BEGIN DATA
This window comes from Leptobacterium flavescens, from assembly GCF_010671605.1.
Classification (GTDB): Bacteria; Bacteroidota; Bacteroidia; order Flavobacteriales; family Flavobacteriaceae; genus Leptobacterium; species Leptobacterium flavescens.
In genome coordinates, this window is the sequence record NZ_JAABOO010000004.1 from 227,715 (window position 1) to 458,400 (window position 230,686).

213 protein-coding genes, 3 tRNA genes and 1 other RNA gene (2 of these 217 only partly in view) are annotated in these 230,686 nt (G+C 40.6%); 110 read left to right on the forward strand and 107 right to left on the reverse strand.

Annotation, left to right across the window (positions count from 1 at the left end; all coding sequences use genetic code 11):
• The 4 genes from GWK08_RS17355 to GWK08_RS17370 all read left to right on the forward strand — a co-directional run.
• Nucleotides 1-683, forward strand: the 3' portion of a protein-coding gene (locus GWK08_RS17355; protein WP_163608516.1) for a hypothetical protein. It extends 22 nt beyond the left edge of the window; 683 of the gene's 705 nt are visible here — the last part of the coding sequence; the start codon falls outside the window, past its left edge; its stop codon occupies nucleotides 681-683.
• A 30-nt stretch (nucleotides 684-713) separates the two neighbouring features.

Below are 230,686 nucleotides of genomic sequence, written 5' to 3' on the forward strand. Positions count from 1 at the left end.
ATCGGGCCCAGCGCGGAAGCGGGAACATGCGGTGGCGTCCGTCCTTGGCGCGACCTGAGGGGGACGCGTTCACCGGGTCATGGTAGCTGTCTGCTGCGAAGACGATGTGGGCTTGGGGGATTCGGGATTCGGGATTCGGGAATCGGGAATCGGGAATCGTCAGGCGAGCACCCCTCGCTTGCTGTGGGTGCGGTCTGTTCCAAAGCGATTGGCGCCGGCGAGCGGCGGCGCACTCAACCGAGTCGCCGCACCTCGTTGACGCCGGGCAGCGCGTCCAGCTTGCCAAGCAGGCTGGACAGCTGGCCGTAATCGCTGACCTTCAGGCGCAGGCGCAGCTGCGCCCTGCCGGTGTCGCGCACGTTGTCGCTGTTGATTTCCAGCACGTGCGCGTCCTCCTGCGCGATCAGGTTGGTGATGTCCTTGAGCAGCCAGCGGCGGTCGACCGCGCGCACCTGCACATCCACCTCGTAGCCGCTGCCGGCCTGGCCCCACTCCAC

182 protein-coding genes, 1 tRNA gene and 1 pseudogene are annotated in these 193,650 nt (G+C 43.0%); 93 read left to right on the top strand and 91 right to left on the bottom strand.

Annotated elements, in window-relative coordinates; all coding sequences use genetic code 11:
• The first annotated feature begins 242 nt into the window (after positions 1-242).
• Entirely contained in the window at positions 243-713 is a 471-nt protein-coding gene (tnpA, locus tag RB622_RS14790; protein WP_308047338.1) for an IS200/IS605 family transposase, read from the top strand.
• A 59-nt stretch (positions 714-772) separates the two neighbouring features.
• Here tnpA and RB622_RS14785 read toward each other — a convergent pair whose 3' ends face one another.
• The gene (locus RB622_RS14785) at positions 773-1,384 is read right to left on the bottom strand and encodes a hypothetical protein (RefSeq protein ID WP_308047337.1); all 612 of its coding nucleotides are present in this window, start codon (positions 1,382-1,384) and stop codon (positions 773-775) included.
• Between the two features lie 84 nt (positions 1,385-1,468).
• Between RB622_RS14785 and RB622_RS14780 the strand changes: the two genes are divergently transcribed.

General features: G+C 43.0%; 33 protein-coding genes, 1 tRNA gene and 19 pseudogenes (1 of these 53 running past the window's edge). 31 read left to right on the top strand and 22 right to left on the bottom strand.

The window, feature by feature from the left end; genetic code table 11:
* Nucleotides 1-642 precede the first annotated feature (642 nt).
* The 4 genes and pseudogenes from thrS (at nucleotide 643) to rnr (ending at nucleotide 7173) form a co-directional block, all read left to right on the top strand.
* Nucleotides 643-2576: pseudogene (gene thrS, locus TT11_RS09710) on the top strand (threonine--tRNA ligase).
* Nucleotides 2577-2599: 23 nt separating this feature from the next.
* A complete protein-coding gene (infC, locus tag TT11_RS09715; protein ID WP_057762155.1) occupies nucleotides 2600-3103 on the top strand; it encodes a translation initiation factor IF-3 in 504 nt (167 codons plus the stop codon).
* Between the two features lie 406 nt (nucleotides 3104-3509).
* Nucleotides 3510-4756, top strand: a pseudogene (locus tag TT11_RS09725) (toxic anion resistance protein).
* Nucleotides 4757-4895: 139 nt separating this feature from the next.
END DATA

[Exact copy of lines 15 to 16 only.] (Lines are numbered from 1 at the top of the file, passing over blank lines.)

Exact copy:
• A 59-nt stretch (positions 714-772) separates the two neighbouring features.
• Here tnpA and RB622_RS14785 read toward each other — a convergent pair whose 3' ends face one another.